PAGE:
The rest of us live in reality. The enduring myth that hard work and rugged individualism will result in prosperity is part of our national fabric, and does, in fact, inspire us, but it is only a chapter in our story. A chapter that is supported by rags to riches evidence, but that evidence is from a narrative written exclusively by those who won. It ignores a larger reality. The reality that contains stories of misfortune with myriad consequences that betray Hume’s “responsibility of every American to take care of themselves.”

No one asks for mental illness, a lost parent from a car accident, cancer, disabilities, or even whooping cough. No one asks to be part of corporate downsizing or to have stagnant wages. No one asked to be born into poverty or for poverty to befall them and the hurdles and challenges of environment, hunger, and limited access to education and healthcare that result.

The reality of oppression from a King, and from amongst ourselves, is what actually created the Constitution and it is embedded in our true American value; to sustain a country of, for and by the people. That is a plural concept, not a singular proposition. The “general welfare” in the Preamble was born from the understood value of the “common good.” Our government was created to support that society, from which individualism and hard work have a clearer path to success, but one cannot divorce themselves from the foundation of the community, large and small, in order to fulfill that dream.

“Life, Liberty and the Pursuit of Happiness” are America’s core values as eloquently expressed in our Declaration of Independence. Not margins, profit and diversified portfolios. To many Americans, today, affluence is the most important measure of success, but the spirit of rebellion that caused colonists to defy a King at the risk of treason, was born from a bigger dream than material wealth; it was the inalienable right to freedom predicated on equal justice.

Or is that just another “spiritual” pleasantry to Mr. Hume and not a real American value?

The End Of The World As We Know It!

zombie-apocalypse-from-overclockersYou know those apocalyptic movies where the world is near extinction because we are being overrun by Zombies?  They became Zombi-fied from a virus that is circumnavigating the world at an exponential rate.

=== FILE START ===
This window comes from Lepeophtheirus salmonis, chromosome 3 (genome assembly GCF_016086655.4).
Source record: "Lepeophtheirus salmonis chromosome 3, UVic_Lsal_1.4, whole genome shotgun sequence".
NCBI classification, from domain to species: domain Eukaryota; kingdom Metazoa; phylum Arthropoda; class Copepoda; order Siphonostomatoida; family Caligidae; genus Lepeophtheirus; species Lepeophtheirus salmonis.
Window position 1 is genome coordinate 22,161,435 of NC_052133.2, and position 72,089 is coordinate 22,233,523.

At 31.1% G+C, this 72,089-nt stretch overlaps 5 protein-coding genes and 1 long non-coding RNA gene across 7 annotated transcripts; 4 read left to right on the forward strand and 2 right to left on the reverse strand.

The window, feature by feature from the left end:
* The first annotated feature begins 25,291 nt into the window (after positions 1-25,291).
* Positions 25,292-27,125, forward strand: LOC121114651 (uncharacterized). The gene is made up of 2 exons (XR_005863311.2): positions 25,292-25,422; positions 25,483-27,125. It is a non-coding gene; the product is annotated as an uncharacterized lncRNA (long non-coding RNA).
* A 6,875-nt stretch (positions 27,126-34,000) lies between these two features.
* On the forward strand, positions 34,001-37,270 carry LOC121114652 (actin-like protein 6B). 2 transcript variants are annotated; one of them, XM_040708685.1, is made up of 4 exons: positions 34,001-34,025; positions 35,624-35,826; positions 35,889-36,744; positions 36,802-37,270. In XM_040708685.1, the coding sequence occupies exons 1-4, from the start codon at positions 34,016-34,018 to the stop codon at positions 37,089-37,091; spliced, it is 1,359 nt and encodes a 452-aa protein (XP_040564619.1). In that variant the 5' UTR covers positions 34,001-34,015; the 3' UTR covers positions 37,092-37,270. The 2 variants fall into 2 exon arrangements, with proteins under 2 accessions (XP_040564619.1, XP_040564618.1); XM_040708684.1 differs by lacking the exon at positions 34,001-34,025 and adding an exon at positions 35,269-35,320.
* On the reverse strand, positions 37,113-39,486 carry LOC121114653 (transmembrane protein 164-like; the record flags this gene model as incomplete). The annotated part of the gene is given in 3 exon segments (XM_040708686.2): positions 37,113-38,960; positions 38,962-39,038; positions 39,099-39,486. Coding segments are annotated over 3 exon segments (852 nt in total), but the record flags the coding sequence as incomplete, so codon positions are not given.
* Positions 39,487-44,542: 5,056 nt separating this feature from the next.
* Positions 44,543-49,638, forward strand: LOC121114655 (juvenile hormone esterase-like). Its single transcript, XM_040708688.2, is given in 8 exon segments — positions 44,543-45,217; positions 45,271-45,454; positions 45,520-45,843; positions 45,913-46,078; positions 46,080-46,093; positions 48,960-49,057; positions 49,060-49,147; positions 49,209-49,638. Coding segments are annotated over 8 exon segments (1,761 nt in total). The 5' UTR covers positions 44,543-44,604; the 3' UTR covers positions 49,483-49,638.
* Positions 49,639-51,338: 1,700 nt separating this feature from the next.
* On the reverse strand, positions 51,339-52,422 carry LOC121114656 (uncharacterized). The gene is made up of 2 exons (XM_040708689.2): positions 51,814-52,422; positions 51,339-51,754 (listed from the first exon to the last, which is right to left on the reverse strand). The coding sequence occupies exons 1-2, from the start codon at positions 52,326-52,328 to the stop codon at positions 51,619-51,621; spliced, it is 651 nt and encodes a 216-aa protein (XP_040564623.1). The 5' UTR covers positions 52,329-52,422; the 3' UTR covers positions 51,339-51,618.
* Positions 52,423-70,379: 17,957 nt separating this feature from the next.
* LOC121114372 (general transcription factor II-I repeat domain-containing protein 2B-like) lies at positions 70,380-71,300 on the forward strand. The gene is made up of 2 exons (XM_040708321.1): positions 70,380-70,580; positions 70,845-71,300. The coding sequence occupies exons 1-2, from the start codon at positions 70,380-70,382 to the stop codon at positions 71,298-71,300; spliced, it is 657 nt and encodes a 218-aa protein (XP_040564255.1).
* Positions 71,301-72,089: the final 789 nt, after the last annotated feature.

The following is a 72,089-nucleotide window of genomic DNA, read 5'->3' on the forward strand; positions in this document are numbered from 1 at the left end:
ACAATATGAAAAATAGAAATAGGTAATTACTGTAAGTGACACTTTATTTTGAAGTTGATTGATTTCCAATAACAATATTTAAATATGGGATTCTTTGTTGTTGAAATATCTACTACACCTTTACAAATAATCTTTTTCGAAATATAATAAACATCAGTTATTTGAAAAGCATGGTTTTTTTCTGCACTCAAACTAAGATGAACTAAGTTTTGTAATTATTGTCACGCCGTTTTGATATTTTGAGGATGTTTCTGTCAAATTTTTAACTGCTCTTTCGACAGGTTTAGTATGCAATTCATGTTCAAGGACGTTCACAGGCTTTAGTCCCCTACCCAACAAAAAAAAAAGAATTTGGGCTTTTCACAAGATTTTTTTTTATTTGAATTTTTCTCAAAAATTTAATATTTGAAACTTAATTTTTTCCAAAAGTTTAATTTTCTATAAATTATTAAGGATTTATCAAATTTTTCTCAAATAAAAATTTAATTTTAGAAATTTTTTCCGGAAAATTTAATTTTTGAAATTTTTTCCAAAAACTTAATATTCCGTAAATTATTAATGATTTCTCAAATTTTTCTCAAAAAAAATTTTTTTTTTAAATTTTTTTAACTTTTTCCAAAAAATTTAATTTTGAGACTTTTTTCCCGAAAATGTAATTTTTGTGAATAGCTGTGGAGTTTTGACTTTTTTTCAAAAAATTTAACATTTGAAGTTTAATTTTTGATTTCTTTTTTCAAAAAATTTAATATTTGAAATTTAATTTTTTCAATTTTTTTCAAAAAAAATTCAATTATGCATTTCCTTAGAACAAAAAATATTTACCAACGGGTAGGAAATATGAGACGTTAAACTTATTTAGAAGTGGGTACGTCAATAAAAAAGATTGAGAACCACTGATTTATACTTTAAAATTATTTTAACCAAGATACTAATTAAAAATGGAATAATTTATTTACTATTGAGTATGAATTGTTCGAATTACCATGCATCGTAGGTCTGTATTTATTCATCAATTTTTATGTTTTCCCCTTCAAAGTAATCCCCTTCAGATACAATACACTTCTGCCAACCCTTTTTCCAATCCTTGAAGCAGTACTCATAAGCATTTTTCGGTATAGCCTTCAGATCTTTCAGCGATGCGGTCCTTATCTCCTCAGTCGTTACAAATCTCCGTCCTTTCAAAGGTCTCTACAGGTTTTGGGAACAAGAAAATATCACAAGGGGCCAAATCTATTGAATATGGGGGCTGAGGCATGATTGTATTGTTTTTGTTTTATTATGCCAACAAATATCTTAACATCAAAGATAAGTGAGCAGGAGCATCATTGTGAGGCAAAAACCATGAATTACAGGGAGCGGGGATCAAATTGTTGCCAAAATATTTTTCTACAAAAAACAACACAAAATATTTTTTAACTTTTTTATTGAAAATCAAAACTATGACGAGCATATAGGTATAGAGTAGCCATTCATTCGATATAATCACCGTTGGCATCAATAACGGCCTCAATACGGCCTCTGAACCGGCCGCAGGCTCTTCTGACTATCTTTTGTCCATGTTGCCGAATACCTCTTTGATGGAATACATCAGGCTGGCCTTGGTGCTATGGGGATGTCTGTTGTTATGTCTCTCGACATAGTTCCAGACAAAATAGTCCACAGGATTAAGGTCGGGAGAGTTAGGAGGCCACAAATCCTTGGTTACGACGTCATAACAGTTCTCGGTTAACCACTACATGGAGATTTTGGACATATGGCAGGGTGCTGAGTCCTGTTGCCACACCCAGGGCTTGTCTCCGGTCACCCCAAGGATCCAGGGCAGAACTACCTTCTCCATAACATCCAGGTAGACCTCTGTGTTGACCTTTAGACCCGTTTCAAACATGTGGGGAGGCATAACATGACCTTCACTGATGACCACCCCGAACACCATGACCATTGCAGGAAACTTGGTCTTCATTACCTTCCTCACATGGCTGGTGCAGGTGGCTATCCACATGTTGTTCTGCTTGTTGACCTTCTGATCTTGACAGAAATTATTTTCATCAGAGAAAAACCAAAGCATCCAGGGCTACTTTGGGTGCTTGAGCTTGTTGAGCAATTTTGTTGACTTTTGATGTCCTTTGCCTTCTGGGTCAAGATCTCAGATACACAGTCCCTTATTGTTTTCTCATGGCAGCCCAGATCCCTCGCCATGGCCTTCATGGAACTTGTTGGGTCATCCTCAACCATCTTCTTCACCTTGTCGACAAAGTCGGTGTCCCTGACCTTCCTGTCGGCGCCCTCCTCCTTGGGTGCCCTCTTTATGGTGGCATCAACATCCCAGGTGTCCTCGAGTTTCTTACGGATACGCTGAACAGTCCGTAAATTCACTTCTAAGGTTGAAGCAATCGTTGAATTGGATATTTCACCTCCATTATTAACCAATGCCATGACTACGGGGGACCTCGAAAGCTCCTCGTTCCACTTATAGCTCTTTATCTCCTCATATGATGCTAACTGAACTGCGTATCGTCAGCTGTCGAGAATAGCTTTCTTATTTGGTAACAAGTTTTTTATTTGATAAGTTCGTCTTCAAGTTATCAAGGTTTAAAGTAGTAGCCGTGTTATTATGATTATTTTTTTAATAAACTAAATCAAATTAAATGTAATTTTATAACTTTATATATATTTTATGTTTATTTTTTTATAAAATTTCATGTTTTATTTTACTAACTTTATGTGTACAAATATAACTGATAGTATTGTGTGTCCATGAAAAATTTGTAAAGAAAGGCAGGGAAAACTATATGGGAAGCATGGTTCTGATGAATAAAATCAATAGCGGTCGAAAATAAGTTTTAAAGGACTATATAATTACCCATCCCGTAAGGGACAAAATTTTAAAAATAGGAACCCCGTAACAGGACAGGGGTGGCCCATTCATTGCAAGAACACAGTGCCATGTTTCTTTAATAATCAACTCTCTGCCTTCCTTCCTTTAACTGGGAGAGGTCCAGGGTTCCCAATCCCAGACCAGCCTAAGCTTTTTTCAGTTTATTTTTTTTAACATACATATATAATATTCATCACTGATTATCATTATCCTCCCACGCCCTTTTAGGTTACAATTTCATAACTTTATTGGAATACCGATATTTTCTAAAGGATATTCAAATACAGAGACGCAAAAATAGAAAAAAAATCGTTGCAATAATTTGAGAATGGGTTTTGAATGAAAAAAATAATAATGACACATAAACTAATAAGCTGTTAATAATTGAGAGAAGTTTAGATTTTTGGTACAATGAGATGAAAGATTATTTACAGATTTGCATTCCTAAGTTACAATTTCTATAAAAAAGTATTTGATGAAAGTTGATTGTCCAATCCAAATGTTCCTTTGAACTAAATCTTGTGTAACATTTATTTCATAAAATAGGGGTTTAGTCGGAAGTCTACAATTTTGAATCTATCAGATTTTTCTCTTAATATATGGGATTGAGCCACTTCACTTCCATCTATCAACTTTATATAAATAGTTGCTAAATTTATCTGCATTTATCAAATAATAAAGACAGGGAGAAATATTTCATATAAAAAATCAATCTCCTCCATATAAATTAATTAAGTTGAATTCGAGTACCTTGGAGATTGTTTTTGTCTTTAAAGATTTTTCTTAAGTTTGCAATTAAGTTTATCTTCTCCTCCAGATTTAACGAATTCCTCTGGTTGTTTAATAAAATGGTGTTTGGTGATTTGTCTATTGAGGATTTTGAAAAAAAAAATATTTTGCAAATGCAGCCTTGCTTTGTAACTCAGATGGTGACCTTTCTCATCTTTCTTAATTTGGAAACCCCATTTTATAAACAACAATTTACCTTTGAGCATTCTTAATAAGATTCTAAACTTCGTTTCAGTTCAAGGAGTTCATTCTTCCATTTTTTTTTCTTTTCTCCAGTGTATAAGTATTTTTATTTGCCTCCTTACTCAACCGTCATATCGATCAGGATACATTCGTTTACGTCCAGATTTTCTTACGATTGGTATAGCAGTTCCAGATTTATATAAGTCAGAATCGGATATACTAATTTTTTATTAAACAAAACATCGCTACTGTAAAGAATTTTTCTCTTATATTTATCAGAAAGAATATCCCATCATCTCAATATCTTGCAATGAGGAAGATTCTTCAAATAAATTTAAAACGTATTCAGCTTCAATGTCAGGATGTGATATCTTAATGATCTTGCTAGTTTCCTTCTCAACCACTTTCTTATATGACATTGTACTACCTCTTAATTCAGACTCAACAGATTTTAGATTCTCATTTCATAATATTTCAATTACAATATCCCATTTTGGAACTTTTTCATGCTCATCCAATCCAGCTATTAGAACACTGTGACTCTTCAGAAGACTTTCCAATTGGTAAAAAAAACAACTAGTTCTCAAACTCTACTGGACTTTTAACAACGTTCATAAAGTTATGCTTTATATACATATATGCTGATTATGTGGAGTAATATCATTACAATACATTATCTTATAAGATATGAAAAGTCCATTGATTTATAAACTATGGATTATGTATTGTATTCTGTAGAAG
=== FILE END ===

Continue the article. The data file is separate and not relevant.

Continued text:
The movie will go back in time, briefly, to show us the unnoticed, seemingly insignificant, event that first sent monkeybrainthe virus airborne into a lethal chain reaction.  It’s usually something as benign as a pet chimp sneezing into their new owner’s cereal bowl.  The intent is to suggest that it’s something so unforeseeable that it could be happening as we sit in this very theater.

What if we are at the beginning of one of those sequences of events right now?  Could we implode from a cacophony of conflicting nuances, divergent political agendas, contradictory rules, extended punishments, threats, insults, and misunderstandings?

I’m not an alarmist, by nature, but my interest in politics compels me to look for patterns in current events.  As a writer, I translate those observations into common analogies to grasp what is going on.  Make sense?  No?

Well…. in America, our solutions to problems, historically, are comparable to an antiquated idea Punished Boy --- Image by © Roy Morsch/CORBISof child rearing.  If there is a behavior that alarms us, punish the culprit and the problem will go away because no one likes to be punished.

So we castigate, eliminate, or incarcerate everything and everyone that had anything to do with anything or anyone who might have said, done, or listened to anything or anyone that might have misconstrued, misjudged, misappropriated or misbehaved.

What happens in reality, however, is the behavior is simply displaced and moves somewhere else or is transposed into a different, but equally poor, behavior.

We have come to a very precarious place where many people think that banishment, chastisement, punishment, censorship and walls can replace education, understanding, compassion, diplomacy and bridges; silence the protest and we eliminate the problem.  Censor the protester, politician, pundit, satirist, musician, writer, parent, teacher, or student…and the conflict is corrected.

In reality, however, we create a more frightened and more fragile society.  And I’m concerned.  We cannot silence of voices who hold our leaders accountable because they are the narrators of our story.  They are the ones who can illuminate that sequence of events before it’s too late.

Can you excuse me for a moment?  My chimpanzee has a cold.

Sullied by every breath